Pompeii is situated on a lava spur on the SE slopes of Mount Vesuvius (Figure 6.1). The river Sarno ran past its south side and turned to run along its west side into the sea. In ancient times the sea was much closer than it is today and there was a sea gate on the west side of the town. In the SW corner of Pompeii is the outline of a smaller town, covering an area of 9.3 hectares (23 acres). It may represent the earliest settlement, which was Oscan according to Strabo (Geo. 5.4.8) and is usually dated to the eighth century bc. The city came under Etruscan domination in the period 600–575 bc, a time when the Etruscans expanded into Campania. Their power in Pompeii seems to have lasted until about 475 bc, to judge by the discovery of fragments of bucchero, a black, shiny pottery, with Etruscan graffiti. The first city wall, of tufa and lava and 3.2 kilometres long, was built around the entire lava plateau in the early to mid sixth century bc, enclosing 63.5 hectares (157 acres), perhaps built to defend against encroachments from Greek settlers in Campania. The second half of the sixth and early fifth century bc was a period of prosperity for Pompeii. The Temple of Hercules in the Triangular Forum, which seems to date to the period 550–530 bc, has Doric columns of the Archaic Greek type. In the first half of the fifth century bc the walls had to be rebuilt in Sarno limestone orthostates. By 475 bc the Etruscans were under increasing pressure and Pompeii once again seems to have come under Greek influence.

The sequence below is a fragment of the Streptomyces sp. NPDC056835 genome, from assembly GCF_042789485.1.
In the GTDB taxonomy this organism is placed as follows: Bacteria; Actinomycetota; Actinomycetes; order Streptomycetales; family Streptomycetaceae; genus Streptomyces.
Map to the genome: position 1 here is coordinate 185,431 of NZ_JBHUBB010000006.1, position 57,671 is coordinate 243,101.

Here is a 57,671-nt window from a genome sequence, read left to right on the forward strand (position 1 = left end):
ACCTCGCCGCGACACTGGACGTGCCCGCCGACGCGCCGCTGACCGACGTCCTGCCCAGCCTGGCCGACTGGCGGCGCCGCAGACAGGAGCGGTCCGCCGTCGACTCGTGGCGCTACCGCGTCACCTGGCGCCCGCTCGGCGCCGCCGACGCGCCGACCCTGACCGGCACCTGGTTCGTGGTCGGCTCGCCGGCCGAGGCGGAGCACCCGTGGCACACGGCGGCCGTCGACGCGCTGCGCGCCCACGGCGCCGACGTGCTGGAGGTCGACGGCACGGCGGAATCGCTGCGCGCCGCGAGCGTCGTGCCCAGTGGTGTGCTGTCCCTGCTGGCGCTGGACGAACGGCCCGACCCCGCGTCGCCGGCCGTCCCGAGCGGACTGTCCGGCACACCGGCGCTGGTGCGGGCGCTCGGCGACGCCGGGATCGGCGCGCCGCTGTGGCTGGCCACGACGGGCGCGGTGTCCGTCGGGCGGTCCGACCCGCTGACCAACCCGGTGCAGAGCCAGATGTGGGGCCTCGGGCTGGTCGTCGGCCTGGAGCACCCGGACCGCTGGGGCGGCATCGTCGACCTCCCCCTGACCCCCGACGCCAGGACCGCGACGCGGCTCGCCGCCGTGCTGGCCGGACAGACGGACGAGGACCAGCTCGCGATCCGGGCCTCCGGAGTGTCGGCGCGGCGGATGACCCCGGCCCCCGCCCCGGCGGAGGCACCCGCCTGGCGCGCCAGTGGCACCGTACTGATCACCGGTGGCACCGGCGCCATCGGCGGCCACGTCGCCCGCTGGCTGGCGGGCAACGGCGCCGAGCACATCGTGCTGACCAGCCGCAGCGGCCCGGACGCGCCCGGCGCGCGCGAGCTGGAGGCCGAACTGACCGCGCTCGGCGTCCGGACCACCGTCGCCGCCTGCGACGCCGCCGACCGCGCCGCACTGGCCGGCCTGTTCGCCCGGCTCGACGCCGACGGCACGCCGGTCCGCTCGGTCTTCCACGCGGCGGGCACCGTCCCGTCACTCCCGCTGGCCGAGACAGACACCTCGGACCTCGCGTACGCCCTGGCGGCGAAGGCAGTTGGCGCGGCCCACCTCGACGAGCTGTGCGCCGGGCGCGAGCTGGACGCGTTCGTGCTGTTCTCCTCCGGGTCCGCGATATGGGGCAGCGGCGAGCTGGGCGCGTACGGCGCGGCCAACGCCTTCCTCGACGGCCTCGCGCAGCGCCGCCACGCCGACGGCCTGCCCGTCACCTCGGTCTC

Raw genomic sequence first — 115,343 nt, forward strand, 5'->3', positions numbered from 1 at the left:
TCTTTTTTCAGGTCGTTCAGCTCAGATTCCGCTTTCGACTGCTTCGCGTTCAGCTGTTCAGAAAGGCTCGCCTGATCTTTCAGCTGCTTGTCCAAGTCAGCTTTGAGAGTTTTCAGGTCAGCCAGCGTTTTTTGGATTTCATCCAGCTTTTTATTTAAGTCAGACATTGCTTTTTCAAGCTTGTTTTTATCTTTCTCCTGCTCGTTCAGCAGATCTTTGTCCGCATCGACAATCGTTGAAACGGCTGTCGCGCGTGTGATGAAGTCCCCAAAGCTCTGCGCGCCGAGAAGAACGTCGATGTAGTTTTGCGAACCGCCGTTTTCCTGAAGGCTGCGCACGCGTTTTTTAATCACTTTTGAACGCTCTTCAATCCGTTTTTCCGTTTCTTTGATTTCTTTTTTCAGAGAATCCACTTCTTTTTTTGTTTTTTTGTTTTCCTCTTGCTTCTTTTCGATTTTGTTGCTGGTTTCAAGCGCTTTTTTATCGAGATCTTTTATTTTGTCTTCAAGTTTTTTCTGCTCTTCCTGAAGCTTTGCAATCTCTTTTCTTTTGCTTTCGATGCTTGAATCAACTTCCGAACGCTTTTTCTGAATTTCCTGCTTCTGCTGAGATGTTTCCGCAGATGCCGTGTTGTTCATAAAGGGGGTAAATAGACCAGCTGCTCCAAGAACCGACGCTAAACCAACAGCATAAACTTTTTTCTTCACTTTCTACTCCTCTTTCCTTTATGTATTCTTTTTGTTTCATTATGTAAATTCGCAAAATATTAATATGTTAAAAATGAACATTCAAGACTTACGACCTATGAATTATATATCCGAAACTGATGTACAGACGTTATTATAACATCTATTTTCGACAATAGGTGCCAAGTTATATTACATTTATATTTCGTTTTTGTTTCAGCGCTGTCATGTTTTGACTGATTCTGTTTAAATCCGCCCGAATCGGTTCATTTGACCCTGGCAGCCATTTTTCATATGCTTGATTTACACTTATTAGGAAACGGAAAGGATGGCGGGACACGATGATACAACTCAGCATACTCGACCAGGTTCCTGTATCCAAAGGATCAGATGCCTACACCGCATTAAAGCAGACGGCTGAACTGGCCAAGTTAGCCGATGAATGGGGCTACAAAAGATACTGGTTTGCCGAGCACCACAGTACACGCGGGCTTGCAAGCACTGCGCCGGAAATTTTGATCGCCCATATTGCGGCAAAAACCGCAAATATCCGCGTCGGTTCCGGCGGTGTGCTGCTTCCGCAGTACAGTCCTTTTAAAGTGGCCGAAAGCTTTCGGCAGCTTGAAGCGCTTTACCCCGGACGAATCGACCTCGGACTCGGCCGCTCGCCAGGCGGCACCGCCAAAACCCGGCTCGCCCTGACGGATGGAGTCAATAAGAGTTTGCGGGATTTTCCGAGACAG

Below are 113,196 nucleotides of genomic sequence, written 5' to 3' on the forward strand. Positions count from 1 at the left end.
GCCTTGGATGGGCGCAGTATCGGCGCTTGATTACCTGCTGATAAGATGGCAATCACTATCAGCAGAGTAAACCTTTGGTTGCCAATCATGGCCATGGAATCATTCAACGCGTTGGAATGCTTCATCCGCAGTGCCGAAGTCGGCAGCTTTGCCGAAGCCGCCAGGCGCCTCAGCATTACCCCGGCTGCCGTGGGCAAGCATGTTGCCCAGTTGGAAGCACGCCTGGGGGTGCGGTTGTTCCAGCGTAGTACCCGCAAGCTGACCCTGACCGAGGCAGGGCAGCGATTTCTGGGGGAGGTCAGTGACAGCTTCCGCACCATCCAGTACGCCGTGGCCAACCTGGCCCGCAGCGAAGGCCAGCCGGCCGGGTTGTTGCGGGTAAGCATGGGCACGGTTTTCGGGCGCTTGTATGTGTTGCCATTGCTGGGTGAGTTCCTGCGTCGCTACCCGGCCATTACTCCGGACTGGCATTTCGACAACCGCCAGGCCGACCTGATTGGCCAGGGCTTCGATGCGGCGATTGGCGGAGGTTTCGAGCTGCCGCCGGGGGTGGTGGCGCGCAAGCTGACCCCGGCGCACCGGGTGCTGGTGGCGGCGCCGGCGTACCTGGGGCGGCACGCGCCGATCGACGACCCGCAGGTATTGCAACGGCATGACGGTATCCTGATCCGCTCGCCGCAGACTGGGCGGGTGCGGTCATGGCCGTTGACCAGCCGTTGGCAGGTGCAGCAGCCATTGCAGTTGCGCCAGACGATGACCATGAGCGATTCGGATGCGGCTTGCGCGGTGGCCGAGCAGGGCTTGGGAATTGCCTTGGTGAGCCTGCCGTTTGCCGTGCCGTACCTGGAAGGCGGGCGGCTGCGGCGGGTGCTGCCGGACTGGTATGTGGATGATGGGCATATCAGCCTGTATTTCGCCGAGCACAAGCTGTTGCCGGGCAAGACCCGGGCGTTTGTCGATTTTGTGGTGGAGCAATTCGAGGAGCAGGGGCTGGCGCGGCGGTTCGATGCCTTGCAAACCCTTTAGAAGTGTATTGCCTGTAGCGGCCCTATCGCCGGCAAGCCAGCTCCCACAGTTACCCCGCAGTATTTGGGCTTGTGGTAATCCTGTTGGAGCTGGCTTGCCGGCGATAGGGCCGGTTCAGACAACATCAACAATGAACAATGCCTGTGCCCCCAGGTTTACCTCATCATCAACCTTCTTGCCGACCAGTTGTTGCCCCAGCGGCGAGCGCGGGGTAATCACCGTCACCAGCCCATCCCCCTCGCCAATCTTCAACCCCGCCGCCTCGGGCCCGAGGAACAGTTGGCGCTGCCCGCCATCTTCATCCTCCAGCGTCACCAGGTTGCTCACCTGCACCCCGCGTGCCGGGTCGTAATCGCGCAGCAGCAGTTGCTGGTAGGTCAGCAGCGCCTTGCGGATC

Towards the end of the fifth century bc the Samnites, a hardy mountain people, took over most of the Greek and local coastal towns, except Naples. The Samnites spoke Oscan, one of three main groups of Italic languages, Umbrian and Latin being the others, and in Pompeii it was still spoken until ad 79. The walls of Pompeii were again rebuilt at the end of the fourth century bc, this time of squared limestone blocks with an agger (earth mound) built against the inner face. The city gates seem to have been built at this time and the grid expanded. The first few blocks east and north of the old town were fairly irregular and the streets seem to have followed the lines of old roads leading out of the city. Presumably the wide street running between the Vesuvius and Stabian gates determined the axis of the adjacent streets, but it appears that only a dozen or so square or rectangular blocks were laid out at this early period. As the city expanded its grid plan was enlarged and extended north and east of the old nucleus, following Greek principles of town planning with long rectangular